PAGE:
SINGAPORE • Asia's factories showed few signs of returning to health last month, as torpid activity in the region's biggest economies - China and Japan - suggested world demand remained fitful at best, even as global policymakers scrambled to restore momentum.
Coming a week after the United States posted sluggish second-quarter growth, Asia's uninspiring manufacturing surveys may give US Federal Reserve chair Janet Yellen pause for thought ahead of a Fed meeting from Sept 20-21 to decide whether to raise interest rates.
Moreover, the impact of Britain's shock decision in June to quit the European Union is seen chilling consumption, leaving factories struggling to clear their goods.
Its factory activity last month showed scant growth but stood just above July's 49.9.
As compared to July's 49.3, activity held steady but was still in contraction reading below 50.
Manufacturing activity contracted at a faster rate last month than in July which logged a rate of 48.1.
Activity expanded at its fastest pace since mid-2015, but growth slipped to its lowest in Q2 this year.
Activity at Euro area factories rose at the weakest pace in 18 months last month as demand faltered.
Manufacturing sector contracted last month, after five straight months of expansion.
In China, the world's second-biggest economy, factory activity showed scant growth.
The official Purchasing Managers' Index (PMI) ticked up to 50.4 last month, compared with the previous month's 49.9 and just above the 50-point mark that separates growth from contraction.
But the private Caixin version of the PMI, which covers a greater share of smaller firms, showed activity stagnated last month with the index at 50.0, from an unexpectedly upbeat 50.6 in July.
"Downward pressure on China's economy remains and government support to stabilise growth must continue," said CEBM Group macroeconomic analysis director Zhong Zhengsheng, in a note accompanying the Caixin PMI report.
Indeed, with central banks almost exhausting their monetary policy support, governments in Asia have increased fiscal stimulus, although underlying demand in many of the region's export-reliant economies remains weak.
"A still-subdued external demand environment and fading policy pass-throughs are weighing on aggregate demand in the region," said Morgan Stanley senior economist Chetan Ahya.
"In the near term, the growth trajectory will depend on the trend in external demand, and monetary and fiscal policy response."
In Japan, while manufacturing activity showed signs of steadying, the IHS Markit/Nikkei PMI was still in contraction at 49.5 last month, versus 49.3 in July.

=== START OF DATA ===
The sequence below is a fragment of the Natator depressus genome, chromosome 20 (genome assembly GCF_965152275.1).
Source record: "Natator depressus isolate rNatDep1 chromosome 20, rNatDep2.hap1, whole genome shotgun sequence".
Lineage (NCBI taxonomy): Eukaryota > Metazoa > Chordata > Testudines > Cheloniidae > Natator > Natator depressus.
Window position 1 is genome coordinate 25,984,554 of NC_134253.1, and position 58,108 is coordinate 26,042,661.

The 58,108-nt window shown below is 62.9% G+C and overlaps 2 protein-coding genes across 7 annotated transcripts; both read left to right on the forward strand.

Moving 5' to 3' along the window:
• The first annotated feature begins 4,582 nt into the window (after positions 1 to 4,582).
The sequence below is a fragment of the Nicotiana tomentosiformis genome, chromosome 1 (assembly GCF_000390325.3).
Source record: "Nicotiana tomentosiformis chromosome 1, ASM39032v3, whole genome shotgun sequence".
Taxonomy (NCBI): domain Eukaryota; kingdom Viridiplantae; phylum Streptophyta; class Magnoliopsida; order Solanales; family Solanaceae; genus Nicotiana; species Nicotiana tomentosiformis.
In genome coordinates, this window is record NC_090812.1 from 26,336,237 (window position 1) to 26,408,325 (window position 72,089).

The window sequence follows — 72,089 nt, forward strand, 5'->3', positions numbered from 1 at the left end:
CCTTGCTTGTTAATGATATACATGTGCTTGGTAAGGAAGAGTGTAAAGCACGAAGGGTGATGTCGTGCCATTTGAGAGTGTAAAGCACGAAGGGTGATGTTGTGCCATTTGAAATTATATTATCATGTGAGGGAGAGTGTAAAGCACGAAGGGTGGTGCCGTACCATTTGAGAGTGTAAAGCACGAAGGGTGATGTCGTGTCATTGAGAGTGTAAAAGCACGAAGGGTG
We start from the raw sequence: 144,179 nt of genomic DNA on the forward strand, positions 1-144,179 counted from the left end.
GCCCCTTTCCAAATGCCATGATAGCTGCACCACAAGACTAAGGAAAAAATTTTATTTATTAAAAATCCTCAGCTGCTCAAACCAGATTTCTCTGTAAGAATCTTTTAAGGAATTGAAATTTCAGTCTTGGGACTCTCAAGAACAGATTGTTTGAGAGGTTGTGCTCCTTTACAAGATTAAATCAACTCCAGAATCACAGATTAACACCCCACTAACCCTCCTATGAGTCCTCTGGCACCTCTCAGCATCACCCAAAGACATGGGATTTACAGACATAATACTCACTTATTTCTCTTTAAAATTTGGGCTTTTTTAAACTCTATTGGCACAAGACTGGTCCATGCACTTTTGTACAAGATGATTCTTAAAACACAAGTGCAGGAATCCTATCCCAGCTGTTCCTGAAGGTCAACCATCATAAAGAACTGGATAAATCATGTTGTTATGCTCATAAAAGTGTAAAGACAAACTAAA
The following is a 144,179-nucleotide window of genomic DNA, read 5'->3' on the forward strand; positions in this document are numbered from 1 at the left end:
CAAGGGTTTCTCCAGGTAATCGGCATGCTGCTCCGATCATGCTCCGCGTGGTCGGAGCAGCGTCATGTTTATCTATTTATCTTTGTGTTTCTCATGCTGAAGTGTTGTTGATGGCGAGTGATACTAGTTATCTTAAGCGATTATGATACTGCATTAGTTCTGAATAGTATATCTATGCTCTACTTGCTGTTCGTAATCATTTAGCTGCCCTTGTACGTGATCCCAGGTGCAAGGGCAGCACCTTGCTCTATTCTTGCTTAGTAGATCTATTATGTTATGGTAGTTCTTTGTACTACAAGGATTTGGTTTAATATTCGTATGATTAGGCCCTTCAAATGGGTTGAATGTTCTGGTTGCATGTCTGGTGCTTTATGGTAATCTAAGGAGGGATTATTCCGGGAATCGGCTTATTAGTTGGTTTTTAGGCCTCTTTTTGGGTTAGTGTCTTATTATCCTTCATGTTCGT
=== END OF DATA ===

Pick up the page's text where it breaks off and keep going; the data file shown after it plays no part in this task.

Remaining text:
Export orders continued to fall, even as output increased for the first time in six months, backing expectations that the Bank of Japan will need to offer more stimulus on top of its already massive easings to revive a sputtering economy. The pressure on Japanese policymakers was underscored by separate data showing Japanese business expenditure fell in the April-June period from the previous quarter.
Conditions were even more gloomy in South Korea, a bellwether for global demand.
An extended slide in exports put manufacturers in Asia's fourth-largest economy to the sword, with the August PMI contracting at its fastest pace in a year.
Other data showing South Korean exports rebounded last month was seen as an aberration due to two extra working days this year.
"Given that South Korea acts as a harbinger for the rest of Asia, we believe Asia's cycle is now headed for another down move," said Mr Vaninder Singh, Asia economist at RBS, in a note.
The situation in Malaysia was no better, with manufacturing activity last month (47.4) contracting at a quicker rate than in July (48.1), although Taiwan was a surprising outlier with activity there expanding at the fastest pace in 1-1/2 years.
Its August reading was 51.8, better than the previous month's 51.0.
Still, broad-based weakness in external demand called for further policy support, including interest rate cuts, analysts said.
"We won't rule out rate cuts in Malaysia or South Korea, and expect further monetary policy easing in Indonesia, Taiwan and Thailand this year," said Ms Krystal Tan, Asia economist at Capital Economics.
There were some encouraging signs in India where August factory activity expanded at its fastest pace in 13 months, but investors will have to square that with data released on Wednesday that showed economic growth slipped to over a one-year low between April and June.